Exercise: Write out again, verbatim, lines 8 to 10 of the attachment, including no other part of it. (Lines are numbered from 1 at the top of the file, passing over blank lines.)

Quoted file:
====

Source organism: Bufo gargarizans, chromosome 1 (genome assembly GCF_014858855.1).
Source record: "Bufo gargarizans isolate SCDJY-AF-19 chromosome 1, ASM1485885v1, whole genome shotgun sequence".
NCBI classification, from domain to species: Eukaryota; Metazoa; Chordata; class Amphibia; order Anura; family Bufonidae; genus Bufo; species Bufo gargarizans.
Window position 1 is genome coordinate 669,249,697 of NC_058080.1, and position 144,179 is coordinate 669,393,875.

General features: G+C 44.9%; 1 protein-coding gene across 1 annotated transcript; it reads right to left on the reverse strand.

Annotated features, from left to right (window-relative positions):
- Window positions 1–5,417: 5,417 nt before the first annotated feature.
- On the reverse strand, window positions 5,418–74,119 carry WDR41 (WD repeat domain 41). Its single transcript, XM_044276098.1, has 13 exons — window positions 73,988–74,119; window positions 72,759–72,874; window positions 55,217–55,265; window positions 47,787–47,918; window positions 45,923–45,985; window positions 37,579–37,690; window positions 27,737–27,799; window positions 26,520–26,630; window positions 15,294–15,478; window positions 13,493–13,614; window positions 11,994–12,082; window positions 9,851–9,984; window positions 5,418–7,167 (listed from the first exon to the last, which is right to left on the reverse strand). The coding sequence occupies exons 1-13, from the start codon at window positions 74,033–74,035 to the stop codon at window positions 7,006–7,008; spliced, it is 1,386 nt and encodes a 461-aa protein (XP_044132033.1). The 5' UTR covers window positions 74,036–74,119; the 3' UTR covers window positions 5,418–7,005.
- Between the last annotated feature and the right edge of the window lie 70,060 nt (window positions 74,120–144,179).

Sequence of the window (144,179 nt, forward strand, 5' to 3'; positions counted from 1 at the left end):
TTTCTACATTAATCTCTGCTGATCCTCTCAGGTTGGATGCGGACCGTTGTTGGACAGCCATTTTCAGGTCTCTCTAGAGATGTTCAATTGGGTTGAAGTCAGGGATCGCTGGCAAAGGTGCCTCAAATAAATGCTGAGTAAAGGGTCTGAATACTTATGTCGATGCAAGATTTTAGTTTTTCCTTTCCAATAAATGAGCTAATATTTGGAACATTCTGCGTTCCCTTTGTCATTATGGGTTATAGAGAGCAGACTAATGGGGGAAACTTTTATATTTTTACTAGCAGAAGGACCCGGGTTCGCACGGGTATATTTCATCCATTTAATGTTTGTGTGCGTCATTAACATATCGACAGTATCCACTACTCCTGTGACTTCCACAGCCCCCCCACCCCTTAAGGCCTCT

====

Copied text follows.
- On the reverse strand, window positions 5,418–74,119 carry WDR41 (WD repeat domain 41). Its single transcript, XM_044276098.1, has 13 exons — window positions 73,988–74,119; window positions 72,759–72,874; window positions 55,217–55,265; window positions 47,787–47,918; window positions 45,923–45,985; window positions 37,579–37,690; window positions 27,737–27,799; window positions 26,520–26,630; window positions 15,294–15,478; window positions 13,493–13,614; window positions 11,994–12,082; window positions 9,851–9,984; window positions 5,418–7,167 (listed from the first exon to the last, which is right to left on the reverse strand). The coding sequence occupies exons 1-13, from the start codon at window positions 74,033–74,035 to the stop codon at window positions 7,006–7,008; spliced, it is 1,386 nt and encodes a 461-aa protein (XP_044132033.1). The 5' UTR covers window positions 74,036–74,119; the 3' UTR covers window positions 5,418–7,005.
- Between the last annotated feature and the right edge of the window lie 70,060 nt (window positions 74,120–144,179).

Sequence of the window (144,179 nt, forward strand, 5' to 3'; positions counted from 1 at the left end):